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Patternmaking & Sewing Notes
by Don McCunn

Jumpsuits, Onesies, Overalls, etc.

Garments hang from three areas of the body: the shoulders, the waist-to-hip region, and for women the difference between the above the bust and full bust.

The garments described here are bifrucated* garments that hang from the shoulders and extend down to include the legs. Marcus B. and I were discussing this issue in my Reddit group Bespoke Sewing Patterns. He had this to say:

"Generally speaking I think that an overweight man (and probably women with "non standard" figures too) nowadays often have to be content with bad fitting and often plainly uncomfortable clothes simply because the RTW industry doesn't account for them. It's a shame and a brief look in the times where custom made garnments were more common shows so many stunning solutions have totally disappeared."

I have had several occasions to create this type of garment which I will describe here.

* Bifrucated – To divide into two branches or parts.

Body Suit

One of the first garments I used this construction technique for back in the 70s was to create a body suit to change the shape of an actor. I was asked to design the costumes for a production on The Would Be Gentleman. The actor who was cast in the lead had a very slight build. So I created a body suit out of muslin that was close fitting, then used cotton batting to give the actor a more rotund appearance.

Would Be Gentleman

It was a fun experience for me because friends of the lead came to opening night. They accosted him after the show and said "Where were you? We came to see you but never saw you." He had actually been on stage almost the entire production. For those of you interested in costuming, I found a drawing of that garment in a history book. It is historically accurate. I should know, I played the role of the tailor in the show.

I used the same concept for a production of Stepping Out to change a young dancer into a more matronly appearance. The advantage of using a body suit for this is that padding can be added to the thighs as well as the stomach to keep the proportions more natural. Cotton batting is my go to material for padding because of the way it follows the movement of the body. And Stepping Out has some very serious tap dancing sequences which she executed beautifully.

Jumpsuits (aka Onesies)

When I wrote the first edition of my book in the early 70s, jumpsuits were the rage. I included instructions for how to make one in the style of the period. I have scanned the nine pages from the book into a PDF file which you can see by clicking the image below. These instructions use the basic bodice (aka upper torso) sloper and pants measurements described in my How to Make Sewing Patterns. In addition to jumpsuits these instructions also include how to make gussets for both the arm and crotch curve.

These pages are something I have left out of my subsequent editions of How to Make Sewing Patterns. But Jumpsuits, aka Onesies, seem to be back in vogue.

Cover and Jumpsuit

Recommended Reading: Fashion Archives: A Look at the History of the Jumpsuit

Long Johns & Overalls

At the turn of this century I was introduced to fashion dolls. I was fascinated by the idea of developing fashions in quarter scale. I had done bespoke* patterns up until now which were never designed to be mass-produced. But each brand of fashion doll had a specific body sculpt that was reproduced faithfully thousands of times.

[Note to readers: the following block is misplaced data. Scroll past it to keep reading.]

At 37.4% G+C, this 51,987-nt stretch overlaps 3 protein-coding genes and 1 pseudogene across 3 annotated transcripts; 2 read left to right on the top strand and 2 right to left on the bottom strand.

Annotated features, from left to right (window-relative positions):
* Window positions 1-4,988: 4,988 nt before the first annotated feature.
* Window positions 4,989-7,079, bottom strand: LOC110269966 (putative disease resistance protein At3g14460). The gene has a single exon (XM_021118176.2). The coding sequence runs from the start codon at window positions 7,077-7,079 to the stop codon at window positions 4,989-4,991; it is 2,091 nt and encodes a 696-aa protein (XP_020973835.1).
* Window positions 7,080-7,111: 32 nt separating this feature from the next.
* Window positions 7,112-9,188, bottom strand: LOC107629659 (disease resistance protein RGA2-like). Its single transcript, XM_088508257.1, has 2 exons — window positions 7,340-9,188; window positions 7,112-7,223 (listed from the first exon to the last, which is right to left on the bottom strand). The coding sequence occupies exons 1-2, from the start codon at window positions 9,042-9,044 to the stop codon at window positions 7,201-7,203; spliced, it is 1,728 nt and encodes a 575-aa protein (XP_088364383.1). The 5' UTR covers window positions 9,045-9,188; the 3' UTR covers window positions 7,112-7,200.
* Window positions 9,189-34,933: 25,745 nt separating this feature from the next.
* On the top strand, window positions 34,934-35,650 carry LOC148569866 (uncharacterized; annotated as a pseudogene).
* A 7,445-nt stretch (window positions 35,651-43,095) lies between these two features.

I decided to try selling patterns for fashion dolls. Some patterns were designed for a specific doll. But some patterns could work on all three brands of fashion dolls. I was drawn to the idea of reproducing the garments inspired by the "We Can Do It" poster created to get women to work for WWII.

I was intrigued by the idea of using long johns for the undergarments and overalls for the outer garment. You can see the images and patterns for each of these.

* Bespoke – Made for a particular customer.
We Can Do It

Long Johns

As you can see I wanted to have one pattern that could be used for both short and long versions. They are made out of t-shirt fabric which allows the front and back pants pattern to be merged at the side seam.

Long Johns for Fashion Dolls


I was interested to see that I could use the same denim fabric as would be used for full size garments. I was fortunate to find doll size overall buckles.

Both the long johns and the overalls are roomey enough that they work on all three body sculpts. I like to refer to these garments and patterns as Ready-to-Wear (RTW) to distinguish it from Bespoke.

Overalls for Fashion Dolls

Overalls for Bellies

I had the priviledge of working with my model Alex when she was going through her first pregnancy. She asked me to make her a pair of overalls which I was glad to do. They gave her the comfort of a garment that would expand as she did without having to worry about a constantly changing waistline. The lacing at the side also gave her some ability to adjust how snug the garment fit.

I am including this here because, as Marcus B. said, people with waists larger than hips are going to have a hard time finding clothes that are comfortable. By constructing the garment so it hangs from the shoulders, as all the garments above do, this problem can be resolved.

As you can see these overalls curve in under the belly. If a person does not have a changing waistline like this, I recommend extending the front crotch curve so the fabric hangs straight down the front of the leg to the cuff as I described on my web page Pants Fitting Issues. See "Adjusting for Tummies" at the bottom of that web page. I have also included instructions for adjusting a pants sloper in the second edition of my How to Make Sewing Patterns (2016) on pages 48 and 49.

  Alex in Overalls

Copyright © 2015 by Donald H. McCunn